There was more talk about the need for a use policy, and the fact that it wouldn’t be ready in the next couple of months. Mr. Shaffer said that the draft committee charge is available.
Bill Hart identified himself as a local attorney and a “twice removed” Scout Master for Troop 504. He said he had spoken with Mr. Shaffer when the property was first conveyed to the Town, and that he had been the liaison from the Boy Scouts to the Kendrick Trust. He said that there was no expectation about rights to or possession of the property by the Boy Scouts. He said they have asked for permission to use the site every year and have always named the trust, and now the Town, as the “co-insured” on their liability insurance. He said he thought the situation had generated the public reaction that it has because of a sense that political correctness might have been overtaking tradition. He said the Boy Scouts understand that it is now the Town’s park. He said that the trust specifies that the land be a park, and said that another use might require that the trust be modified. He said that he would like to encourage the Town to create a system that would allow the Boy Scouts to continue to use the space. He said that it is ideal for them because they have been there for so long, and everyone knows and expects to find them there. He said that men who sold trees there as children come from far away to buy their trees there now, and that students buy trees there and carry them home. He said the Scouts want to be part of the new process; that they hope a decision can be made soon so that they can make other plans if necessary; and that if there is to be a fee, that they have an opportunity to decide if it is reasonable. He said the Scouts are grateful for the public outpouring of support, and said that theirs is a quiet organization and does not want to be in the public eye in this way.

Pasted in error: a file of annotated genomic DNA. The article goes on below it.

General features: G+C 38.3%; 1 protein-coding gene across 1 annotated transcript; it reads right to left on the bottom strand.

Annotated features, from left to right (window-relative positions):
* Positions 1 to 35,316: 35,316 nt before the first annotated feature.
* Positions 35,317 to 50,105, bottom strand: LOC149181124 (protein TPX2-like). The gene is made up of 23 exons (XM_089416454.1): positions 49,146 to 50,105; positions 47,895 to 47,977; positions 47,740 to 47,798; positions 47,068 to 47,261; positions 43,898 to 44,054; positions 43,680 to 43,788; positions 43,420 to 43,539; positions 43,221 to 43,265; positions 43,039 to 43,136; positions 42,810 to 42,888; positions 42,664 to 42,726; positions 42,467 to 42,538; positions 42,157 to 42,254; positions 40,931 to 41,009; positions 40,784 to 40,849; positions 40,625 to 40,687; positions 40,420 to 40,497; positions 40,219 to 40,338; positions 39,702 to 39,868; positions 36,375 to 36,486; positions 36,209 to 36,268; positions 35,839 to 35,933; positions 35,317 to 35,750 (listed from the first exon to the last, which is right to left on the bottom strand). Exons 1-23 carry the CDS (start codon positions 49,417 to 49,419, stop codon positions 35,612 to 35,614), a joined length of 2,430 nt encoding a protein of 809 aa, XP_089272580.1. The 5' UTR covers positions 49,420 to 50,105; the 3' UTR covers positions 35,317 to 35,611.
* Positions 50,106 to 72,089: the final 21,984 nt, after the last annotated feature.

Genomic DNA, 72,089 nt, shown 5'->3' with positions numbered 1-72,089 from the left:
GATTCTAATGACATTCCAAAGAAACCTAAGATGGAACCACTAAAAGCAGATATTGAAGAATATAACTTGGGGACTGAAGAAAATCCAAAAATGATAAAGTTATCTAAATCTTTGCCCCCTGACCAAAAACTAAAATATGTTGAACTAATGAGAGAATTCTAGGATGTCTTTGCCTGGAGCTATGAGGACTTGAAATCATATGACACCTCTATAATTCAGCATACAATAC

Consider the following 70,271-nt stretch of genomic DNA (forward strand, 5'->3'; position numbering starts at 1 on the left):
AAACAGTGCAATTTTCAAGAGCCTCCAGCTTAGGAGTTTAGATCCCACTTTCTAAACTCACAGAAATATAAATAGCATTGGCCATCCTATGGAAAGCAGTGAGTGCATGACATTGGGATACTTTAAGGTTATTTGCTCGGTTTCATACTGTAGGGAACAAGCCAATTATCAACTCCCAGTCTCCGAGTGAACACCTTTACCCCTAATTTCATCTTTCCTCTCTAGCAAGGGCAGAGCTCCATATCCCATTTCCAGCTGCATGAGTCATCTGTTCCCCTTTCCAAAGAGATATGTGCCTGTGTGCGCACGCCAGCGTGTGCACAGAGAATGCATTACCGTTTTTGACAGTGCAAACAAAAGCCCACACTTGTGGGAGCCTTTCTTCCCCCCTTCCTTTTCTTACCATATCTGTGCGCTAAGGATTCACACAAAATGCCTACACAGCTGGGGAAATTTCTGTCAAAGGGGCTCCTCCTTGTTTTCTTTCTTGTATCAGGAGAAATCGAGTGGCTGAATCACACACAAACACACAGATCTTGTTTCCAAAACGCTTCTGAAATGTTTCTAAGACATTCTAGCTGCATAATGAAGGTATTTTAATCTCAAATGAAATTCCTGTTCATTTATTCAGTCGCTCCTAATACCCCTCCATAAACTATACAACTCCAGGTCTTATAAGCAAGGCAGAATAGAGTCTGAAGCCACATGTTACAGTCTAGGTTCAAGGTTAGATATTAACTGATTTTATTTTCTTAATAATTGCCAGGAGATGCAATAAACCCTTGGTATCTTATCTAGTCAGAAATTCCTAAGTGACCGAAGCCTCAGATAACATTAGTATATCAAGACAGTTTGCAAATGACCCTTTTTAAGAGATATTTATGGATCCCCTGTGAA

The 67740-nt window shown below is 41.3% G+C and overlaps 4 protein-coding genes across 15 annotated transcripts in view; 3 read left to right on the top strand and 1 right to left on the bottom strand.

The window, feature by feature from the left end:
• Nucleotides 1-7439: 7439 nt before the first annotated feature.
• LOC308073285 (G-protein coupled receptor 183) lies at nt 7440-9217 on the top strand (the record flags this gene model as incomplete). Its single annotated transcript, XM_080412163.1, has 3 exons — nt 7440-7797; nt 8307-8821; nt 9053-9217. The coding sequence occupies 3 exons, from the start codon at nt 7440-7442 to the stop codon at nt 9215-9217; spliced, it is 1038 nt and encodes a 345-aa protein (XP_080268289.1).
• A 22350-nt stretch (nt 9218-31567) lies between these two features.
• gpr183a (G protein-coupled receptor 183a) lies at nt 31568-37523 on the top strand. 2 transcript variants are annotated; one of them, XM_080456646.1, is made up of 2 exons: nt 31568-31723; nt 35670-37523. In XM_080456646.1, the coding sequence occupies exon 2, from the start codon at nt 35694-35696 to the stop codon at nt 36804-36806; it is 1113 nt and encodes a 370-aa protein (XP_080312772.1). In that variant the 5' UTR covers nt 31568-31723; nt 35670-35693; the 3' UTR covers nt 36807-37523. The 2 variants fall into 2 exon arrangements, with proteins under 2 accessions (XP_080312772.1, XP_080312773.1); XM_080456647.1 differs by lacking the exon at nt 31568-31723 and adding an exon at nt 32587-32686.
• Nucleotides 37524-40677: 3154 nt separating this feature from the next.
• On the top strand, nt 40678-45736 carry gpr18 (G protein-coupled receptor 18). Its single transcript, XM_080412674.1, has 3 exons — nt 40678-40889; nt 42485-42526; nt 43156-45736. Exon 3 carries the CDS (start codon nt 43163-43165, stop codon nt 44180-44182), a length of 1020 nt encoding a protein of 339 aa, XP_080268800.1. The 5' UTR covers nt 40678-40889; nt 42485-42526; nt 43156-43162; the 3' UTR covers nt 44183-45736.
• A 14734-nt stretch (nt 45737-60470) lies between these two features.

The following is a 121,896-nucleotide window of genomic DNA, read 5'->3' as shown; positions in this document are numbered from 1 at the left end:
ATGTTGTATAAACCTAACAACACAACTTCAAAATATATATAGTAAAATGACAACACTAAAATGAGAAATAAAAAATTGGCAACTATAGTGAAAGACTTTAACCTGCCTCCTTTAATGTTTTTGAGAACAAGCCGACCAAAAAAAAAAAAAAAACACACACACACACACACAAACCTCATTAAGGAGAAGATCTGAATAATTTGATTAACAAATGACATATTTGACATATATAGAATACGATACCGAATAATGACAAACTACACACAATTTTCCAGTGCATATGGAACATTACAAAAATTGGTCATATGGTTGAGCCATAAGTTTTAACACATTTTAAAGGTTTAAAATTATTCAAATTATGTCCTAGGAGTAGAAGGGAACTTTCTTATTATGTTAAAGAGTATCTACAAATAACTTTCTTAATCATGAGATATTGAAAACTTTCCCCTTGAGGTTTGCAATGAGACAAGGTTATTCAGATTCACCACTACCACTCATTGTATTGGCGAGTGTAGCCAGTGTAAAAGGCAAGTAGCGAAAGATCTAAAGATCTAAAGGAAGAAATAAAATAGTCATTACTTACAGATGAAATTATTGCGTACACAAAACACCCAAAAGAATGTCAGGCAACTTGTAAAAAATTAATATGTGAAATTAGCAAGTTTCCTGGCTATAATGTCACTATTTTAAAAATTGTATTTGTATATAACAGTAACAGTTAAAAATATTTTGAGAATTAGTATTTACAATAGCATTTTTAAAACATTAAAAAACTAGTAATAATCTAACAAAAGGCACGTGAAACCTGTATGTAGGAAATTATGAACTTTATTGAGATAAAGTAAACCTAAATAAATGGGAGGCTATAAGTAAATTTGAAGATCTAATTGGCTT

Mr. Shaffer said that he and Mr. Weiss have been talking with Town Counsel about the use of Community Preservation Act Committee (CPAC) funds for the “indebtedness portion” of the Plum Brook soccer fields reconstruction costs. He said that there is a narrow scope of authorized uses for CPAC funds, and said that if this is found to not comply, then Town Counsel will provide a suggested course of action.
Mr. Weiss said the discussion comes in the wake of a court decision in Newton in which taxpayers challenged the use of CPAC funds for a park. He said the situation there is not exactly the same as Plum Brook, and said that the decision is being appealed. He said that when the request for the funding had been on the Town Meeting warrant several times, that the then-Town Counsel had approved it and not expressed concern. Mr. Weiss said that CPAC laws are being worked on constantly, and said that this is one that needs to be resolved.
Ms. Awad said that “in fairness” to Town Counsel and the Select Board, this is new legislation, and that both learn as the situation progresses. She said that while the Newton situation is different, the language of the court decision suggests that Plum Brook’s funding is not legal. She asked what would be done if that is the determination, in light of the Town’s budget problems.